HARLINGEN — Across the country, school districts are planning for one of the most challenging school years in modern history as officials monitor the coronavirus and speculate on the strength of its emergence this fall.
In Harlingen, district officials are considering staggering classroom days to help maintain students’ social distancing during the school year that might start earlier than usual.
Meanwhile, San Benito officials are proposing options including a plan in which half of the students receive traditional classroom instruction while others work online from their homes.
In Texas, the Texas Education Agency is guiding districts as they map the course for the upcoming year.
Now, some districts are planning to open the school year with a program based on traditional classroom instruction, Raymondville Deputy Superintendent Ben Clinton said Tuesday.
But a spike in COVID-19 cases could force districts to close their doors, shifting to online instruction, San Benito Superintendent Nate Carman stated.
“It’s a huge challenge with many unknowns,” Gerry Fleuriet, the Harlingen school board’s vice president, said. “Our school district is in the process of working on various scenarios. The decision of which plan to use will be made when we get a little closer. We’re monitoring very closely what is happening to the COVID virus.”
As officials plan for the upcoming year, student safety is their top priority.
“It’s unprecedented,” Orlando Lopez, president of the San Benito school board, said. “We’ve got to do what we’ve got to do. We’re in the business of educating our kids.”
In Harlingen, officials are considering starting the school year earlier, Fleuriet said.
“Some school districts plan to start earlier to close earlier,” she said.
Fleuriet said options also include staggering classroom days to help maintain social distancing guidelines of at least six feet between students.
“I know we’re trying to maintain social distancing,” she said.
Hybrid instruction model
In San Benito, officials are considering a mix of traditional instruction and online classes, Carman stated.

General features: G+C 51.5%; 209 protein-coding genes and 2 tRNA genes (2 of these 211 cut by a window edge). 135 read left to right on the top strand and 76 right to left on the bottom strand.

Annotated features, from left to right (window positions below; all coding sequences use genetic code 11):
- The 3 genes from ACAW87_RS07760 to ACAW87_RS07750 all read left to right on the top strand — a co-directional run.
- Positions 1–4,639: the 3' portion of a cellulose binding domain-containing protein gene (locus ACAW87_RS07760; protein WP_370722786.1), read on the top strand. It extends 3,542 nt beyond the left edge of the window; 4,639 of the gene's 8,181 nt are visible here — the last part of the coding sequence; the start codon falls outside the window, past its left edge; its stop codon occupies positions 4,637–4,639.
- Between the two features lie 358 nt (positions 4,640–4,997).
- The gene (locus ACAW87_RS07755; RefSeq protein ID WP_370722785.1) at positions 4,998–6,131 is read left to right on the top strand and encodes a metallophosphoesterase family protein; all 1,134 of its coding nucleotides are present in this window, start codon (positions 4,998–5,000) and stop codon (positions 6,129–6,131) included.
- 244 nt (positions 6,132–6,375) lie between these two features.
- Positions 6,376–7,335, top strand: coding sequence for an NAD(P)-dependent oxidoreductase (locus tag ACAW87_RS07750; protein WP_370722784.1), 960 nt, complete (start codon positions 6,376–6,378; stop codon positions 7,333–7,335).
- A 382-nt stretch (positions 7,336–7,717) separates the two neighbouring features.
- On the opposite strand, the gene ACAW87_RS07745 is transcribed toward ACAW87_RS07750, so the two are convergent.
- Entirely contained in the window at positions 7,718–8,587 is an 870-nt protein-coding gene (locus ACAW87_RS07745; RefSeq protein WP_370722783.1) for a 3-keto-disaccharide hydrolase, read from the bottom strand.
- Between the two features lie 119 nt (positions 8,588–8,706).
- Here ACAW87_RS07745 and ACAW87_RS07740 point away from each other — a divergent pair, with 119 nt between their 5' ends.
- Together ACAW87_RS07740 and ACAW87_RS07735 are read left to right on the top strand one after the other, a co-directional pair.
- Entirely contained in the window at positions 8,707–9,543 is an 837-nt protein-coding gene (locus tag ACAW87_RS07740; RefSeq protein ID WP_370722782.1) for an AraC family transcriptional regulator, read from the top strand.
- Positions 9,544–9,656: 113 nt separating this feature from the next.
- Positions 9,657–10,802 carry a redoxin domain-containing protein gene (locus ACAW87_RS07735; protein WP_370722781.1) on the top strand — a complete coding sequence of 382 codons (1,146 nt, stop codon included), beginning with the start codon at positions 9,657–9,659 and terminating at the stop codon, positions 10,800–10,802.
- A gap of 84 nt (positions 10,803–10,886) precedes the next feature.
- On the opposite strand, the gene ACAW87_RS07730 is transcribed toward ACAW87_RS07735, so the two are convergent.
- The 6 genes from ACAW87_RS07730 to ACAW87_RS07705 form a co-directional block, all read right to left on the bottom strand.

“Some options being considered range from the traditional full face-to-face model — which is unlikely — to a full remote model similar to what we implemented during the COVID-19 school closer but using what we’ve learned to improve said model,” he stated.
Carman described a mix as “a more realistic option being highly considered at this point.”
Officials are leaning toward implementing the hybrid program, Lopez said.
“That’s something that in our situation would work better,” he said.
Officials “could bring in half of the students — or fewer — for live instruction while providing online instruction to a portion of the students in their homes,” Carman stated. “These students would alternate between live instruction and remote instruction.”
Planning for potential spike
A spike in COVID-19 cases could force the district to close its classrooms, shifting to online instruction, Carman stated.
“If a need arose due to a spike in COVID-19 cases, we would be prepared for 100-percent remote instruction,” Carman stated.
Now, officials are buying technology to allow them to shift from traditional instruction mixed with online learning to a fully remote program.
“We are already in the process of purchasing additional technology to implement this hybrid model and/or a remote model,” Carman stated.